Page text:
The integration of virtual and augmented reality between humans and automation could help minimize the amount of manual handling required in poultry processing.
“Our idea is to seamless connect people and machines so they can operate collaboratively to address a lot of the labor and production issues in food manufacturing,” Dr. Wayne Daley, advisor to the Agricultural Technology Research Program, Georgia Tech Research Institute, explained during the fourth webinar in the Poultry Tech Webinar Series.
“We think that technology is now in a position to enable us to do that.”
Cobots to the rescue
Experts hope that robots and other forms of automation will one day be able to augment human labor. The poultry processing industry requires a lot of manual handling and repetitive motions, something that automation is very good at.
However, current automated and robotic technologies still struggle with the decision-making required to accommodate the variability of product size found in poultry and meat processing.
“What we’re trying to do is extend the ability of the available workforce through virtual reality systems,” said Daley. “You’d have the robots doing what they do well, which is mundane, repetitive things, and people doing what they do, which is to handle the unusual cases.”
Collaborative robots, also known as cobots, are designed to work safely alongside human workers. Typically, the robot is responsible for any repetitive task, freeing up the human worker to perform more complex, thought-intensive tasks.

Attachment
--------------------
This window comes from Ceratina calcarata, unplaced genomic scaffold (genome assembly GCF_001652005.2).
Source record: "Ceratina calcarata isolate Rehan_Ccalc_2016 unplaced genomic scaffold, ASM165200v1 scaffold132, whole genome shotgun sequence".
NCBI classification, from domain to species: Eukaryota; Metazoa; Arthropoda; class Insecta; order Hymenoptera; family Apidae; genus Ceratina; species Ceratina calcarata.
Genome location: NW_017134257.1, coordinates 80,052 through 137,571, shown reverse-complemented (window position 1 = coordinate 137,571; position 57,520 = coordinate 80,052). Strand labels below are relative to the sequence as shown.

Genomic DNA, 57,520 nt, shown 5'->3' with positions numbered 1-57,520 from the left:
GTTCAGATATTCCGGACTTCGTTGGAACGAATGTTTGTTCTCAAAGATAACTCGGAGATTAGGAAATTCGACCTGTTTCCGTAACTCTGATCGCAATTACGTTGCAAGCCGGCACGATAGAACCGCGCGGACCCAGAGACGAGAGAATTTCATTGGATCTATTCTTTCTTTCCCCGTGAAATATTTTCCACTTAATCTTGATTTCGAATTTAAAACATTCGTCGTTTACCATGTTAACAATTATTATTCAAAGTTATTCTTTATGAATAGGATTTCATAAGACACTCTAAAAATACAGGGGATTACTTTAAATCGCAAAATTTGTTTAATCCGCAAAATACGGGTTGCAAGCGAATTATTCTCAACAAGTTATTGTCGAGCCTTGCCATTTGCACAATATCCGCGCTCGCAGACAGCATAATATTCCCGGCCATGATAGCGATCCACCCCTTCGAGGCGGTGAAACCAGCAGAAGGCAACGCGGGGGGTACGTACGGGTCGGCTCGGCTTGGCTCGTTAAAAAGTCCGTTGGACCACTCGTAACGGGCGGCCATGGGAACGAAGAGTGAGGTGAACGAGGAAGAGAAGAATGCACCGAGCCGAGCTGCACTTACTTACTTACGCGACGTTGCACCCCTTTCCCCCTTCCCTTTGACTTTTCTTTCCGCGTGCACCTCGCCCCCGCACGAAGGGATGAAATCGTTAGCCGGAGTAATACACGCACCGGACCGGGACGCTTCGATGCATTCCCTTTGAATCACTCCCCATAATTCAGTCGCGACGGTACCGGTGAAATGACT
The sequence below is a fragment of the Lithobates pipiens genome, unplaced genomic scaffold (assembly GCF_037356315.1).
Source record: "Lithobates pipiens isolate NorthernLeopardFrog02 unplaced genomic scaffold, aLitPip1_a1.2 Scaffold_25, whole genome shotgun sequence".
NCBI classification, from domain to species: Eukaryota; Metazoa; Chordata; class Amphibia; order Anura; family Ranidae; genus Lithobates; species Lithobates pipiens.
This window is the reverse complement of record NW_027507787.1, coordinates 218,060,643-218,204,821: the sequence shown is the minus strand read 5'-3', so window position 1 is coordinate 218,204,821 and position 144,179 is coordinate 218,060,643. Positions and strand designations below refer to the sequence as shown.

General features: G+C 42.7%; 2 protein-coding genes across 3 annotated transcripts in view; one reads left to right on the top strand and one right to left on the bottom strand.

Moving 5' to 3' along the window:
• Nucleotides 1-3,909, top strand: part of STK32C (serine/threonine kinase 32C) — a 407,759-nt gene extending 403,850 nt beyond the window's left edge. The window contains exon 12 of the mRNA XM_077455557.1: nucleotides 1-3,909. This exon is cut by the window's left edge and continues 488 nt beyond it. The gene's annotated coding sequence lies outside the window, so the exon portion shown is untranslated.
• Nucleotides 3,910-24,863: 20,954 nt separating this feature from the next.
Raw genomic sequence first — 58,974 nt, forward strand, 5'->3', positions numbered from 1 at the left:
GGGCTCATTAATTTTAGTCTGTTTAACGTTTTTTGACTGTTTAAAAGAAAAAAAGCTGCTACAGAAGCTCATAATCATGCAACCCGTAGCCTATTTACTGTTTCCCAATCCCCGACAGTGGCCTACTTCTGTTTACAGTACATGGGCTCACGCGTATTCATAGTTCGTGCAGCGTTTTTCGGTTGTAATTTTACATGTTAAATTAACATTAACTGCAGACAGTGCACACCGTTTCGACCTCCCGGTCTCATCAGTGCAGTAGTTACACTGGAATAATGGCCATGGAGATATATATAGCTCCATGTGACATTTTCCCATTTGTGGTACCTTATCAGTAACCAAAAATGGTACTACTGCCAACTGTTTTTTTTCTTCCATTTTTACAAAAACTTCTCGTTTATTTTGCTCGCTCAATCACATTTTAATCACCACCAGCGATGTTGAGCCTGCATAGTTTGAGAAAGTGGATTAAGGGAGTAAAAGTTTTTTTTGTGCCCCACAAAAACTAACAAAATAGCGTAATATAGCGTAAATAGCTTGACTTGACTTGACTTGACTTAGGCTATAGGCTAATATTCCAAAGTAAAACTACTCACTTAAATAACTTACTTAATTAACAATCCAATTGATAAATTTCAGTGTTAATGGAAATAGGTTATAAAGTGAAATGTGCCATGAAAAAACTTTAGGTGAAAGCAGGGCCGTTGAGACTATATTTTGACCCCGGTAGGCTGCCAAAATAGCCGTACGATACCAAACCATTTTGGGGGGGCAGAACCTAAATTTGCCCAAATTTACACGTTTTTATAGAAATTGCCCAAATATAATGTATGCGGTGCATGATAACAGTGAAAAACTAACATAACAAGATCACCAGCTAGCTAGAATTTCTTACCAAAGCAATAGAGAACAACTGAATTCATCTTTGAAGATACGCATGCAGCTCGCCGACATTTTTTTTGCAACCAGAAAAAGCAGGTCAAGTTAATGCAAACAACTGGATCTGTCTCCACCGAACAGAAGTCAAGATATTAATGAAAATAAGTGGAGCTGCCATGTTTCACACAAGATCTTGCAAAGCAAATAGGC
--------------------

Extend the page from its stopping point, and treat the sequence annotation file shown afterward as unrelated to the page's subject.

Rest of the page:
In addition, cobots could help extend the ability of the available workforce and provide continual training for employees.
How it works
Daley envisions a man-machine collaboration to automate poultry processing
The human worker will wear virtual reality goggles that uses sensors to create a real time image of the processing line, giving them the ability to control a robot in real time to load machines and manipulate product.
“Typically, operations require sensing, perception, planning and then execution. We anticipate that people will help with the sensing and perception parts,” Daley said.
Virtual reality enables the remote operation of robots, which means that the worker no longer must perform repetitive tasks in harsh environments. In addition, one of the largest benefits of the virtual reality component is that it allows for new protocols to be tested in a virtual space before being implemented in the real world.
Daley and his team are currently in the process of working with an industrial robot manufacturer to create a prototype. They hope to begin commercial tests of the virtual reality and cobot system by the summer of 2022.
What’s coming next
For more on the technologies set to advance the poultry industry, join industry-changing innovators, researchers, entrepreneurs, technology experts, investors and leading poultry producers at the Poultry Tech Webinar Series, scheduled for November 2, 4, 10, 11, 17, 30 and December 2.
During the webinar series, industry experts will preview what’s coming next – from prospective solutions to developing technology – for the poultry industry.
This webinar series is proudly sponsored by: Arm & Hammer, Aviagen, Baader, Boehringer Ingelheim, Cargill, Ceva, Chore-Time, Cobb, Evonik, Marel, Phibro Animal Health, Staubli, and Zoetis.
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